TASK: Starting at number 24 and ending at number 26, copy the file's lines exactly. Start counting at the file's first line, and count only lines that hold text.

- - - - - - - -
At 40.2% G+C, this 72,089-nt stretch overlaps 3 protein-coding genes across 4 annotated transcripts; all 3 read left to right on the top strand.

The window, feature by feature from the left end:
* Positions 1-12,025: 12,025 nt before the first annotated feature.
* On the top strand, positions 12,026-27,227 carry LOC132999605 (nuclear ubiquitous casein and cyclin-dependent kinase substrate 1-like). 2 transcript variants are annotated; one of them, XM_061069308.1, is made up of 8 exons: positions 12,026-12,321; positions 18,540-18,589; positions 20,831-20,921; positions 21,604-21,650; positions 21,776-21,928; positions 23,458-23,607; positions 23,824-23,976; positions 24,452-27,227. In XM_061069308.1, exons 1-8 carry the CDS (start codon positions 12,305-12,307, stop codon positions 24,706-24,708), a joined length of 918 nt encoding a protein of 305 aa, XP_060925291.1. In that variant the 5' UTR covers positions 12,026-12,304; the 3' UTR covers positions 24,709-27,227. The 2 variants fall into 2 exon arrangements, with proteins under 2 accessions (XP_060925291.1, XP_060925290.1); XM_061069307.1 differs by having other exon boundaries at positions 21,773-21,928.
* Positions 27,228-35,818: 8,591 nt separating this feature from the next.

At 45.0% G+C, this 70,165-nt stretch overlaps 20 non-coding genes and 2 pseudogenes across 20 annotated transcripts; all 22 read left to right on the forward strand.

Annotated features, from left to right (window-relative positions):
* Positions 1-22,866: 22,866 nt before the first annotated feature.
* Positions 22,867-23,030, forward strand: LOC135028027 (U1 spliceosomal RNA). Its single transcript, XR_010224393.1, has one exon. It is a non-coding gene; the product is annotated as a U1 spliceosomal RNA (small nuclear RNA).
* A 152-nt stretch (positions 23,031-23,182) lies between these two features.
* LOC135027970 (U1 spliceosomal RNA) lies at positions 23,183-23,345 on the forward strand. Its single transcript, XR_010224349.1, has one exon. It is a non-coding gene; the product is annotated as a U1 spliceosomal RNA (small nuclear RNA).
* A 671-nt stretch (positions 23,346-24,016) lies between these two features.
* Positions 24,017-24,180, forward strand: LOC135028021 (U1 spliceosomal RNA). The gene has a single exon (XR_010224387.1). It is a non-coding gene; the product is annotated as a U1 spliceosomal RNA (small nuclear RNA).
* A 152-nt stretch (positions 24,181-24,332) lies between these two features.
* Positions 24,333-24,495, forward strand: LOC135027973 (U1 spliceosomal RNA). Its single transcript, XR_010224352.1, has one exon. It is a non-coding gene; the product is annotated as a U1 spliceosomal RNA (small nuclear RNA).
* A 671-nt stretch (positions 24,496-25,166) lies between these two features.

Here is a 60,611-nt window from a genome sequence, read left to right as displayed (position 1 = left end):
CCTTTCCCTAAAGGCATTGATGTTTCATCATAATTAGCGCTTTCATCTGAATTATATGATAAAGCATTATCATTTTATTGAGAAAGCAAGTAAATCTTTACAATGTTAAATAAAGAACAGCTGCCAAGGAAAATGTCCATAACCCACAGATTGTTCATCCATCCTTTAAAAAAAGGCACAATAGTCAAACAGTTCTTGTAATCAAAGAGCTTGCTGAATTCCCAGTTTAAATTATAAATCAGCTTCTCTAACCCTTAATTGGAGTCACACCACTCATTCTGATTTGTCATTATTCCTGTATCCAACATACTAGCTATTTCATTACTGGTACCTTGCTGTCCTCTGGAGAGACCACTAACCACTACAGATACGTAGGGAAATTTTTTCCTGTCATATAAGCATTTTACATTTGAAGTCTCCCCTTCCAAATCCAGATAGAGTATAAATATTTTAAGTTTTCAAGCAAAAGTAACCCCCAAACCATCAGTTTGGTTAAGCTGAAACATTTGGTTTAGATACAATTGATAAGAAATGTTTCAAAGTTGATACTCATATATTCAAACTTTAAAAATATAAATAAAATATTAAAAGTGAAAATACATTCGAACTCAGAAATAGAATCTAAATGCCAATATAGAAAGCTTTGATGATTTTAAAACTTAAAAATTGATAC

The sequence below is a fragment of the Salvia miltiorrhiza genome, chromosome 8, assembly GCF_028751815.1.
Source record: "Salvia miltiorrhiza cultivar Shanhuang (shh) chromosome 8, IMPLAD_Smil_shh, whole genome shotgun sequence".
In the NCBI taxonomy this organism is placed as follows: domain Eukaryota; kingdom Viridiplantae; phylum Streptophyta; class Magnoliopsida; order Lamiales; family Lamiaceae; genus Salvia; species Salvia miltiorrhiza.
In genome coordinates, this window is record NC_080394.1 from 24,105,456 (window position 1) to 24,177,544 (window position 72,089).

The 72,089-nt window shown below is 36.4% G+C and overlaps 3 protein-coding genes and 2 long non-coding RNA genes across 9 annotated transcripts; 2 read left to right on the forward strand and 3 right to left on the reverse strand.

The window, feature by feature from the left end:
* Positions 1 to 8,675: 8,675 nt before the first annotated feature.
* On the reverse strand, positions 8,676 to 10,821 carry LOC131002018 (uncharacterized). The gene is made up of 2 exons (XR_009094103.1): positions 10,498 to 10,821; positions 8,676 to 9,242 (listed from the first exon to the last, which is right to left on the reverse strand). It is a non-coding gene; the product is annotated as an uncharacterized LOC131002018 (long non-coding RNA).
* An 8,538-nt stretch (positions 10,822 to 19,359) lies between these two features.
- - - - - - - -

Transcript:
The window, feature by feature from the left end:
* Positions 1 to 8,675: 8,675 nt before the first annotated feature.
* On the reverse strand, positions 8,676 to 10,821 carry LOC131002018 (uncharacterized). The gene is made up of 2 exons (XR_009094103.1): positions 10,498 to 10,821; positions 8,676 to 9,242 (listed from the first exon to the last, which is right to left on the reverse strand). It is a non-coding gene; the product is annotated as an uncharacterized LOC131002018 (long non-coding RNA).